First Published August 1, 2017
Article information subject to publication date. Please verify any floatation and safety requirements before using a PFD for your own safety.
We have all done it, but we shouldn’t. That’s right. We used an adult or too big of Personal Flotation Device (PFD) on a youth or child. Smaller is better in personal flotation devices when fitting our children.
United States Coast Guard (USCC) approved PFDs come in several different shapes, colors and materials. However, bigger is not always better when it comes to picking out the right one especially when it comes to youth or children. Offshore life jacket (Type I) comes in sizes to fit most children, near shore buoyant vest (Type II) comes in sizes to fit infants, child-small or child-medium, flotation aid (Type III) from child-small to adult and Type V inflatable devices generally used with chest sizes starting at 30-inches.
Sizing charts make selecting the right PFD easier for infants, children and youth. Infants sizes PFDs have a chest 18- to 20-inches for an infant up to 30 pounds. Children sizes PFDs have a chest 21- to 24-inches for children 30- to 50-pounds. Youth sizes PFDs have a chest 24- to 29-inches for youth 50- to 90-pounds.
Basically, there are four different types to select from, however, each one has its own strengths and limitations. Type I have the greatest ability to turn a child face-up, Type II will turn only some children to a face-up position, Type III are not designed to turn a child face-up in the water, but do support a child with some swimming skills. Although Type III PFDs do provide good support to children with some swimming skills. Type V are not designed to turn a child face-up in the water, but provide enhanced wearability for children with some swimming skills.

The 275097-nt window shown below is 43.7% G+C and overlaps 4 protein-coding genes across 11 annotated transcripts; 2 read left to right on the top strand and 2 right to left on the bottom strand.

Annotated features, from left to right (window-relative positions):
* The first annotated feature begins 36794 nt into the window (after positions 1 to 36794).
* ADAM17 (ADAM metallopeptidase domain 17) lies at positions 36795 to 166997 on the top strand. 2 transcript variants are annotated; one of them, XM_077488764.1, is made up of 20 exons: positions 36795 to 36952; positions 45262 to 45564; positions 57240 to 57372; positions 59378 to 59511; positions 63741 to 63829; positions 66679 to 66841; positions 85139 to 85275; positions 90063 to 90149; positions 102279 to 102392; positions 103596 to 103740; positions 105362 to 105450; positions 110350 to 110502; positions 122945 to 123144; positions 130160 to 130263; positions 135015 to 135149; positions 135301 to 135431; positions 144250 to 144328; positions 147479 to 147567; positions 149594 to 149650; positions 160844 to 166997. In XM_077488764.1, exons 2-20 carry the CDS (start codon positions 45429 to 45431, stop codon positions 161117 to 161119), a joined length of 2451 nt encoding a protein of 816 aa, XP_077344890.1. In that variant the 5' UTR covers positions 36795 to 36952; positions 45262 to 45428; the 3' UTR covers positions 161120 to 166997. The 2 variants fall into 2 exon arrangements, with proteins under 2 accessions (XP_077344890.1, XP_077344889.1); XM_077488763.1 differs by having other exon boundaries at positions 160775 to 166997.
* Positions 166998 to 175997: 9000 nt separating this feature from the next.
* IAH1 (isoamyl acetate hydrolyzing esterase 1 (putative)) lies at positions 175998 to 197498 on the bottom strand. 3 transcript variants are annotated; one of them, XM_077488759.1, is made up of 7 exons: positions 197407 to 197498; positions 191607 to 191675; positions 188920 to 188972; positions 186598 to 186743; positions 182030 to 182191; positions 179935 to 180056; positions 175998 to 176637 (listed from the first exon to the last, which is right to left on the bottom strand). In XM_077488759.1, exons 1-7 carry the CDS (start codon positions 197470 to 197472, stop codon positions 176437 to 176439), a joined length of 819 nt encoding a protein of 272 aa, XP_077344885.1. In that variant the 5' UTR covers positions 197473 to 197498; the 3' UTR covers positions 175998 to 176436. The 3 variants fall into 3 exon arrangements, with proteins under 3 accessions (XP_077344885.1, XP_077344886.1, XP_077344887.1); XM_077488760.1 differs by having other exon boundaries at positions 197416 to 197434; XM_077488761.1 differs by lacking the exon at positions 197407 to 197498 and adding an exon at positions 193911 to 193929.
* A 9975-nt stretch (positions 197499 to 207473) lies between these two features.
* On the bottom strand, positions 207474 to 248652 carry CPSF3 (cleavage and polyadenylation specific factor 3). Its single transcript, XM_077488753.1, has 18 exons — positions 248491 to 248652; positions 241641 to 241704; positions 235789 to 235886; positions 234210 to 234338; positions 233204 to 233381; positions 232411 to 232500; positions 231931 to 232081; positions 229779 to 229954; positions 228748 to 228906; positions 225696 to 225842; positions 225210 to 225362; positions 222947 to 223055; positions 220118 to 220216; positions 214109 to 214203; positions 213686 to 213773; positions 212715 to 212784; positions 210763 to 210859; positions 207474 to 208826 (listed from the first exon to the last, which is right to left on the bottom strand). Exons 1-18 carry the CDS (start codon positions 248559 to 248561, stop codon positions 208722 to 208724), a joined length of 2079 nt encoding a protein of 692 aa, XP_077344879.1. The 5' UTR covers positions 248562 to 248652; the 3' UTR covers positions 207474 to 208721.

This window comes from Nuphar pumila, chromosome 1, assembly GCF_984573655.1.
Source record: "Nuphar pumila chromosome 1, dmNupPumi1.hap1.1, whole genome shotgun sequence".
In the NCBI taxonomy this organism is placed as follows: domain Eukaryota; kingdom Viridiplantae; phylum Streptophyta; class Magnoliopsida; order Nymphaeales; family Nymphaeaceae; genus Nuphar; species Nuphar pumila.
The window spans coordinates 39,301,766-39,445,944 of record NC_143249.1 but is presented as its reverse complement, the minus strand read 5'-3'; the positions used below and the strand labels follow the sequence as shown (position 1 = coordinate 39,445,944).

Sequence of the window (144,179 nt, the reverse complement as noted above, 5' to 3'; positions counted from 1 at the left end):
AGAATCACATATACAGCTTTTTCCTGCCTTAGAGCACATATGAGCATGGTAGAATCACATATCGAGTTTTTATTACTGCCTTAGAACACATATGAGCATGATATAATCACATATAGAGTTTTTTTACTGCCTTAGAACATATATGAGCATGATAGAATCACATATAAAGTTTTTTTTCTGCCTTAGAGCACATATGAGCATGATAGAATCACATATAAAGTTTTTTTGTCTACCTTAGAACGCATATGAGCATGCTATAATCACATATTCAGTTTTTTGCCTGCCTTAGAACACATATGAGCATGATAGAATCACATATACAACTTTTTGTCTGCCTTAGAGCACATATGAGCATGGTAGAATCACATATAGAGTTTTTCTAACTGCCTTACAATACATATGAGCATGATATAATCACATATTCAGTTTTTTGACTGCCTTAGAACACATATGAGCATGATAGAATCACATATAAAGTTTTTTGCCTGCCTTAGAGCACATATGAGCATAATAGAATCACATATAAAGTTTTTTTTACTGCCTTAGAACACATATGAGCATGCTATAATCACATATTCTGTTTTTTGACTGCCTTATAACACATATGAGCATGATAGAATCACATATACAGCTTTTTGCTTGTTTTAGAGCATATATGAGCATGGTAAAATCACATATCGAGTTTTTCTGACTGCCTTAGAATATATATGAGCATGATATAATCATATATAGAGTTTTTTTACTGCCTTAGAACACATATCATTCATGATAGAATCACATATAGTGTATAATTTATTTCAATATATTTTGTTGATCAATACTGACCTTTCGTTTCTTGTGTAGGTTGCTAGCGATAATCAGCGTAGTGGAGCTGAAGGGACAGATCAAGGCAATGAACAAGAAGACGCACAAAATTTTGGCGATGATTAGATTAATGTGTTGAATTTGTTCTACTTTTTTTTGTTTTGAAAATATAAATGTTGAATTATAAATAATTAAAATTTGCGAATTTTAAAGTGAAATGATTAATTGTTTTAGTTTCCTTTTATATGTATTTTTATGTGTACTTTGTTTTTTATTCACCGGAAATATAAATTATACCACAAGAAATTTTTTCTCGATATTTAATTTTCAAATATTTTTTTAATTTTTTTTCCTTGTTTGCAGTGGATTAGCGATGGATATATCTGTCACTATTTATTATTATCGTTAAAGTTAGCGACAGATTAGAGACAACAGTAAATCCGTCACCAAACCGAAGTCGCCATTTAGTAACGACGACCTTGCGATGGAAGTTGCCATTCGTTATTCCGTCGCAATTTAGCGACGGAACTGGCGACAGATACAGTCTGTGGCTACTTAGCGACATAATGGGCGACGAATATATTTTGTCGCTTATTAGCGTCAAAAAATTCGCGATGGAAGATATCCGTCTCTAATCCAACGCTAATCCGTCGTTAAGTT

A face-up position is one where a child can float calmly on their back with arms and legs in the water and head back while keeping the face out of the water. The ability of a PFD to turn a child face-up is affected by the child’s height and weight distribution, type of PFD you select, ability of your child to remain calm in the water and ability of your conscious child to turn themselves face-up.
Mustang Survival (<a href="http://www.mustangsurvival.com">www.mustangsurvival.com</a>) has several different styles of PFDs to select from when it comes to best-in-class performance and all-day comfort for infants, children and youth. Lil’ Legends 100 model feature ventilated mesh back, heavy duty grab strap, crotch strap, mobility-shaped panels, shaped and segmented head pillow, AirSoft™ flotation foam and textured abrasion panels on shoulders. Lil’ Legends 70 have several of the features of the Lil’ Legends 100, but are more comfortable and cooler with cooling channel interior back panel plus ventilated mesh back.
PFD should fit snugly, but not over tight. Never buy a PFD that your child with grow into. A properly fitting PFD with the leg strap attached correctly will not slip up over the child’s chin or ears when the PFD is lifted up by the shoulders. If it goes over the child’s chin or ears it’s a size too big.
Besides having a correct sized PFD, a child should be taught how to float with a PFD in the water. Begin by teaching them to be calm in the water and not panic. After learning that teach them to float flat on their back with arms and legs in the water head back and face out of the water. Finish by teaching them to turn to a face-up position from a face-down position consistently.
It is obvious, but to prevent drowning an infant, child, youth or an adult has to be wearing the right PFD. PFDs are should not be used as a substitute for adult supervision.Brad Wiegmann